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The heavy burden of the humpback whale

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Every year, all the humpback whales of the North Pacific undertake a migration to warm waters, which forces them to travel almost 14,000 kilometers from Alaska to Hawaii. This is the place where whales choose to mate and give birth to their calves. The big question that arises is why do older whales go through such a migratory effort if they are already too old to mate or give birth to offspring?

Recent discoveries may provide an answer to this puzzling question. Humpback whales have small organisms attached to them called barnacles, which attach themselves to their heads, tails, and fins. Once attached, these barnacles reproduce rapidly, significantly increasing their populations. The barnacle has an external calcium shell that creates significant resistance to the whale’s movement, similar to how it affects the speed of ships when attached to their hulls. The quantity, weight, and increased swimming effort make it essential for the whale to get rid of this annoying hitchhiker.

The barnacle on humpback whales belongs to the largest species observed attached to any animal or surface. In 1937, Russian scientist B.A. Zenkovich managed to remove barnacles from the head of a humpback whale, recording a total weight of 450 kilograms. Proportionally, it’s as if a human wore a hat weighing about 15 kilograms on their head, and it keeps getting heavier. Surely, a considerable effort would be required to remove such weight.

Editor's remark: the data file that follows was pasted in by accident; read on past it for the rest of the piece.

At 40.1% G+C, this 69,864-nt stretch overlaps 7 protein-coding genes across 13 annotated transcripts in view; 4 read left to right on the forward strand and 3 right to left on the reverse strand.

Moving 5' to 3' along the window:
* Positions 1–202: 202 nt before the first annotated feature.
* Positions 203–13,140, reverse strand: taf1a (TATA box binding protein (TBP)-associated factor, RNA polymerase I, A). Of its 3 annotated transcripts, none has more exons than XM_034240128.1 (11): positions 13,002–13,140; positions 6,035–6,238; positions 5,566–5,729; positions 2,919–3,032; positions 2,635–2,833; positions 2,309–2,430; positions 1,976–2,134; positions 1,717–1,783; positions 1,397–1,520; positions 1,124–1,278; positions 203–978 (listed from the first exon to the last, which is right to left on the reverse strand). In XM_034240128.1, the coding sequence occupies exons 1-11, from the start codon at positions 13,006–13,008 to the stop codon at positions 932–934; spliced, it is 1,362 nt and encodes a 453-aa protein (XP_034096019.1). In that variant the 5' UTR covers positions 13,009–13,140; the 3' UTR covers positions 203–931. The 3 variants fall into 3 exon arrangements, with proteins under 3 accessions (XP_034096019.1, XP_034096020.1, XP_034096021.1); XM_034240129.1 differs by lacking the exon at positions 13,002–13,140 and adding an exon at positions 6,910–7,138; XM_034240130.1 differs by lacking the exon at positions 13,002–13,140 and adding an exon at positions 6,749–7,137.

The battle between barnacles and whales is a simple matter of skin. Once attached, the barnacle hurries to grow the base of its shell, piercing the whale’s skin and firmly attaching itself before the massive animal can shed its skin. The speed at which a whale’s skin grows and sheds is truly astonishing; cell division in cetacean skin is 320 times faster than in human skin.

In Hawaii, researchers have searched areas with a high concentration of whales and found a large number of dead barnacles. It’s likely that the water in Hawaii is too warm for the barnacles or that they don’t find the food they consume there. If that’s the case, it’s possible that one of the reasons why whales migrate to this area, regardless of their age, is to reduce their burden of barnacles.

It seems incredible to think that such a large animal like a whale can be bothered by such a small organism like barnacles. What was once a terrifying sea monster for ancient people is now revealed before our eyes as a very sensitive and fragile creature. In these moments, David and Goliath come to life again on the skin of a whale, an unrelenting battle taking place on the heads of the largest animals on the planet.

“You cannot defend what you do not love, and you cannot love what you do not know.”